General Ledger: A general ledger is a fancy word for your accounting books. It’s also a very specific report that lists each account within the chart of accounts, beginning balances, the activity of each account for a particular period of time, and ending balances. It includes both balance sheet accounts, such as cash, accounts receivable, and accounts payable, and income statement accounts, such as revenue and expenses.
Going concern: Going concern is an accounting principle. An entity is a going concern if it’s expected to continue operations in the near future.
Journal Entry: A journal entry is usually an adjustment that is made to the accounting books. The result is that some accounts increase and others decrease. In theory, every transaction made to a company’s books is a journal entry. When you write a check and it’s cashed, cash goes down and an expense is increased. When you receive a payment, cash goes up and revenue goes up. Each of these transactions is a journal entry.
Liabilities: Liabilities are what you owe. If you have loans taken out for your business or owe vendors money for invoices of purchases they sent you, those are liabilities. Common liabilities include sales tax that you’ve collected but not paid, unpaid vendors’ invoices, credit cards that are not paid off each month, mortgages on buildings, and any bank loans you’ve taken out.
Matching: The matching principle is another basic accounting principle. It says that for any particular transaction, all aspects should be booked in the same accounting period. For example, let’s say you incurred expenses on an order in November. The order wasn’t delivered or invoiced until December. To meet the matching principle, the expenses should be deferred until December when they can be matched with the revenue that relates to the expenses.
Net Income: Another word for net income is profit. It’s calculated by subtracting expenses from revenue. If what’s left over is a positive number, it’s net income and if it’s negative, it’s a net loss. Besides your salary, it’s the amount of money you can either keep or re-invest into your business.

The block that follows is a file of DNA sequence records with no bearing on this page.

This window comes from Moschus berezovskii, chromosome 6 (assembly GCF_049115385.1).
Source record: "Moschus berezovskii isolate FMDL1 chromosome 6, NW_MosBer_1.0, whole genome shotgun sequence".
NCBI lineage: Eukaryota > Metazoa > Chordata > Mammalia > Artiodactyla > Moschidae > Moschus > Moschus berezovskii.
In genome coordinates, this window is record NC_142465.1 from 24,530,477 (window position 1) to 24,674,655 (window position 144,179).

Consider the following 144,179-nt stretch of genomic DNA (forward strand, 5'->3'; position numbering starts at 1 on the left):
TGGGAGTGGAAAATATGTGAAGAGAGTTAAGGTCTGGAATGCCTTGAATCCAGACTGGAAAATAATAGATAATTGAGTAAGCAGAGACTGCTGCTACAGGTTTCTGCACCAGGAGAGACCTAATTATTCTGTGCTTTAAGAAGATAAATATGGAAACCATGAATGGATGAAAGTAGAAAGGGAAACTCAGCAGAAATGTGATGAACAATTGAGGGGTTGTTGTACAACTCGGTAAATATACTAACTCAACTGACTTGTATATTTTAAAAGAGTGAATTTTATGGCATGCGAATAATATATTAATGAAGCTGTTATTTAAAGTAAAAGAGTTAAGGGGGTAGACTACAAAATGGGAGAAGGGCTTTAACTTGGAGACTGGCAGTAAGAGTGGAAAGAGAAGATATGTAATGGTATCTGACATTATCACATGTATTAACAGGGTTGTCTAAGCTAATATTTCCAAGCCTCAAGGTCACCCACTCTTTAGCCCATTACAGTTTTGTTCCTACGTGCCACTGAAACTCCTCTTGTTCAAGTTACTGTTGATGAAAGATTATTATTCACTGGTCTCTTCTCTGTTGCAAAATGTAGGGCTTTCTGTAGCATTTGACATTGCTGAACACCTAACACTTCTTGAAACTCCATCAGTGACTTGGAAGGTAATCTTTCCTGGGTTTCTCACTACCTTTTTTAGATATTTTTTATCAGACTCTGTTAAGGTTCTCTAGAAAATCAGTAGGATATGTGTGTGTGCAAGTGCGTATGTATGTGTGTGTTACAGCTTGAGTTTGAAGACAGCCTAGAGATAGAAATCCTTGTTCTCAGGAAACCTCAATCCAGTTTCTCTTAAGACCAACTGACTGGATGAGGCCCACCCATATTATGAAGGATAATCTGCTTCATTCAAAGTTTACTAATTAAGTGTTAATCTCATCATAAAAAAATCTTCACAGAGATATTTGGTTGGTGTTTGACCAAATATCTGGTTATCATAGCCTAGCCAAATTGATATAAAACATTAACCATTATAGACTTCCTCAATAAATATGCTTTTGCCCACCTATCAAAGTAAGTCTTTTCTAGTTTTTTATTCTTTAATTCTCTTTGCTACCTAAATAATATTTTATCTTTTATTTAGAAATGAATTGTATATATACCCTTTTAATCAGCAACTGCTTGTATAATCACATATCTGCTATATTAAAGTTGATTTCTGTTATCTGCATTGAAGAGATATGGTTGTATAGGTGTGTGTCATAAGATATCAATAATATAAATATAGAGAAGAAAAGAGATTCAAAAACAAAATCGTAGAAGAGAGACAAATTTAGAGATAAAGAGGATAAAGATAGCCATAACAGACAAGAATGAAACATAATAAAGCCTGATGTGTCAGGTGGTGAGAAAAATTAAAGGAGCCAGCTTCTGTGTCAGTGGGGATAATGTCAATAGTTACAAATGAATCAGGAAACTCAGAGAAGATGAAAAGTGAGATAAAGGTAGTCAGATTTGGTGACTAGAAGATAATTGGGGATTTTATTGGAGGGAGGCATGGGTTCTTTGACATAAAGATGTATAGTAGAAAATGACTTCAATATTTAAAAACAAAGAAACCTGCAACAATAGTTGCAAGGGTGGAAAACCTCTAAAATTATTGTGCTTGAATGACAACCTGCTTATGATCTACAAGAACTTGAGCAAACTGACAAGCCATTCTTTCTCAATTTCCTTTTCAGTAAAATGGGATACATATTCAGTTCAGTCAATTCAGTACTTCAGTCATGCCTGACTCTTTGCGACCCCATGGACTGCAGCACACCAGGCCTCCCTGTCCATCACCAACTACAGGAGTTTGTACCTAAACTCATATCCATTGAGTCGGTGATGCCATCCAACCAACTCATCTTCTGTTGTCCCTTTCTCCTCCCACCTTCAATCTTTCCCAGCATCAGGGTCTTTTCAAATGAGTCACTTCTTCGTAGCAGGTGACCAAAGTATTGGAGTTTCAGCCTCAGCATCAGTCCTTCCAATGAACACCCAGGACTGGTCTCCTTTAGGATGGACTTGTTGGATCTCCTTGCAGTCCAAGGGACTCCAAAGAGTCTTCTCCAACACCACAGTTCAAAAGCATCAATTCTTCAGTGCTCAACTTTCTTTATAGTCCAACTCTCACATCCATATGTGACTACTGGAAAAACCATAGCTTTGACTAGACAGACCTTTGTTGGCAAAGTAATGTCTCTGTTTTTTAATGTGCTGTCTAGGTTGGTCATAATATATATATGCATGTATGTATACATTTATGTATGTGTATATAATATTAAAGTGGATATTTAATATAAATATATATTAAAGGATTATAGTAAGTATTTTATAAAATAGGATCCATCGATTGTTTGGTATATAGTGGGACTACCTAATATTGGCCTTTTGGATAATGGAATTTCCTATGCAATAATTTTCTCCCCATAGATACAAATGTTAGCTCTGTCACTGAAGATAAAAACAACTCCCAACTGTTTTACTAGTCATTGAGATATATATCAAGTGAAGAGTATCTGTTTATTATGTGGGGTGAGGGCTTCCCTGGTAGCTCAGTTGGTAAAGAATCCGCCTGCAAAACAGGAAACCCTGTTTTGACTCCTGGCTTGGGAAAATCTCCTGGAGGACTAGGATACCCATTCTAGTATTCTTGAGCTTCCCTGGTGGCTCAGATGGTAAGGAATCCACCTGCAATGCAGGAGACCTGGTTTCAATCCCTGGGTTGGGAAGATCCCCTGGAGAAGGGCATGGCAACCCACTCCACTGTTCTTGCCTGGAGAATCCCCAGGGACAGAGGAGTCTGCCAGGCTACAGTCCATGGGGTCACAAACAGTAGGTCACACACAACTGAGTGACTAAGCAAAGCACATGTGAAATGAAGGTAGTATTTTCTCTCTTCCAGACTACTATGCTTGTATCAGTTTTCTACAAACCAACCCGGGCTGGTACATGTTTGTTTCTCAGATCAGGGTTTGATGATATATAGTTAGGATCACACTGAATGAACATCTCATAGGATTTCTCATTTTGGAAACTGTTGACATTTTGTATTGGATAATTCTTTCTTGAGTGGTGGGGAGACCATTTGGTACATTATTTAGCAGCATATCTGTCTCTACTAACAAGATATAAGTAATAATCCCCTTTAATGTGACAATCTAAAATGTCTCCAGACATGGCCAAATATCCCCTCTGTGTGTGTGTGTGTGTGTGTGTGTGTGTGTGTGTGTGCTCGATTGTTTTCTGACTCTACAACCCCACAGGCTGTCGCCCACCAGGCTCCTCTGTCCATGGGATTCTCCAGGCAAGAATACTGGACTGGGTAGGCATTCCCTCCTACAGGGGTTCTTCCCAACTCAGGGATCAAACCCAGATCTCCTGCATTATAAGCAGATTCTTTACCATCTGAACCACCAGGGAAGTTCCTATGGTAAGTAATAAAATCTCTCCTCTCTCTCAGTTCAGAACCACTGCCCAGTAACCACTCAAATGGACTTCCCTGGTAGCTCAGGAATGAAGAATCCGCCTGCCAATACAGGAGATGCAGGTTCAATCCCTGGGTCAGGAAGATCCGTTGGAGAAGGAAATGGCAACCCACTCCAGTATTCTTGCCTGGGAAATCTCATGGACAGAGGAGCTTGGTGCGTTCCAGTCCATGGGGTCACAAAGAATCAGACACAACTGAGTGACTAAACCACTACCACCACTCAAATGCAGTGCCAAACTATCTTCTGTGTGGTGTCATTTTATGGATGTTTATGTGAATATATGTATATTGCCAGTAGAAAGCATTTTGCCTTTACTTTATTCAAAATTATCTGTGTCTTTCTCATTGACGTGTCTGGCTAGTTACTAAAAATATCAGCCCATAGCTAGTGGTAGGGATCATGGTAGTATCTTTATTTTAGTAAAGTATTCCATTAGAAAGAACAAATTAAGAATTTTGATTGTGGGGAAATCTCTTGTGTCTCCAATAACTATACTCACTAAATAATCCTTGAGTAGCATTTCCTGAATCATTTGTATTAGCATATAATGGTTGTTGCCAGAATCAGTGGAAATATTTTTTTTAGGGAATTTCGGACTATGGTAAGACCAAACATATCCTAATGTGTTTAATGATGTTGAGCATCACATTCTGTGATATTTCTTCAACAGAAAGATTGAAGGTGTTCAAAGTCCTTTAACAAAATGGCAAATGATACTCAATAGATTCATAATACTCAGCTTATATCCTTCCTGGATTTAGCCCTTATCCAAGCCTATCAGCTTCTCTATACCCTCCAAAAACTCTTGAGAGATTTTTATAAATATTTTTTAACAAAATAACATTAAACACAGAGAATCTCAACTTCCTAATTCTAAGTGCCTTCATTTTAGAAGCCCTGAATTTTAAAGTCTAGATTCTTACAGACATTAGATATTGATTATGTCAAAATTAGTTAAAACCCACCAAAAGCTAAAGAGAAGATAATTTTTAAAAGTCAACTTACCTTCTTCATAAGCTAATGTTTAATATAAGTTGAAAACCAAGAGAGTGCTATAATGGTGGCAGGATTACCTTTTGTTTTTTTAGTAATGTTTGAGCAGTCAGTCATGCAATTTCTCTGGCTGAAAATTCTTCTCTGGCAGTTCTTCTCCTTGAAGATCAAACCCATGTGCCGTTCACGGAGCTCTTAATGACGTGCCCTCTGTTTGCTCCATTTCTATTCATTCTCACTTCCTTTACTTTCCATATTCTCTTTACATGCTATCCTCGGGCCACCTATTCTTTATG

Realization: A business transaction has many stages. It starts with an idea, may progress to a promise, then it actually happens. Accountants need to figure out when it becomes “real,” when to record it on the books. This is the concept of realization. A transaction is realized and put on the books when there is a contract, a legal obligation, an exchange of products or services, or an exchange of cash. There are many complicated principles and rules to help accountants determine this timing.
Retained earnings: Retained earnings is an account in the equity section of the balance sheet. It’s the amount of earnings that is reinvested in the company after dividends are paid out. It’s computed by taking the retained earnings beginning balance, adding income or subtracting loss for the period, and subtracting any dividends paid.
Revenue: Revenue is what you make. Another word for it is Sales. You generate revenue in your business when you make a sale to a customer. The amount of the sale is included in revenue.
Reversing entry: A reversing entry is a form of adjusting entry that is made in the period following an adjusting entry. It reverses the adjusting entry. One example of this is a cash basis taxpayer that is tracking accounts receivable. The accounts receivable balance is adjusted to zero prior to year-end and reversed on January 1.
Trial balance: A trial balance is an accounting report that simply lists the current balances of your accounts in your chart of accounts as of a certain date. It can also be called working trial balance. Another way to look at the trial balance is it’s a very informal version of a balance sheet.